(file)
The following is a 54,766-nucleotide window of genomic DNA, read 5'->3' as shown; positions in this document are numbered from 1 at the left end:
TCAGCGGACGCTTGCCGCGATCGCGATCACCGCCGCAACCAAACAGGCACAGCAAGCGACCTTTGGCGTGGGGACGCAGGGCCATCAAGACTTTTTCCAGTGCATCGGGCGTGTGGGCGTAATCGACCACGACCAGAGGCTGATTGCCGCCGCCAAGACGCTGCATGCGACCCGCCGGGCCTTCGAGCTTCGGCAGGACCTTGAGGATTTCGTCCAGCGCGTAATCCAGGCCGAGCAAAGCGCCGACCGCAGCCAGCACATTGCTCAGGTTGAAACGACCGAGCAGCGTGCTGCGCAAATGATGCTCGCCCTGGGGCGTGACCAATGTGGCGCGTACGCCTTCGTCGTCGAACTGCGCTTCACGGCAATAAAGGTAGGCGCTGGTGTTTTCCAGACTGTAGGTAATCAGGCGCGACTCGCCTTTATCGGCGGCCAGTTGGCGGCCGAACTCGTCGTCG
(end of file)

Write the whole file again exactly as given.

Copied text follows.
The following is a 54,766-nucleotide window of genomic DNA, read 5'->3' as shown; positions in this document are numbered from 1 at the left end:
TCAGCGGACGCTTGCCGCGATCGCGATCACCGCCGCAACCAAACAGGCACAGCAAGCGACCTTTGGCGTGGGGACGCAGGGCCATCAAGACTTTTTCCAGTGCATCGGGCGTGTGGGCGTAATCGACCACGACCAGAGGCTGATTGCCGCCGCCAAGACGCTGCATGCGACCCGCCGGGCCTTCGAGCTTCGGCAGGACCTTGAGGATTTCGTCCAGCGCGTAATCCAGGCCGAGCAAAGCGCCGACCGCAGCCAGCACATTGCTCAGGTTGAAACGACCGAGCAGCGTGCTGCGCAAATGATGCTCGCCCTGGGGCGTGACCAATGTGGCGCGTACGCCTTCGTCGTCGAACTGCGCTTCACGGCAATAAAGGTAGGCGCTGGTGTTTTCCAGACTGTAGGTAATCAGGCGCGACTCGCCTTTATCGGCGGCCAGTTGGCGGCCGAACTCGTCGTCG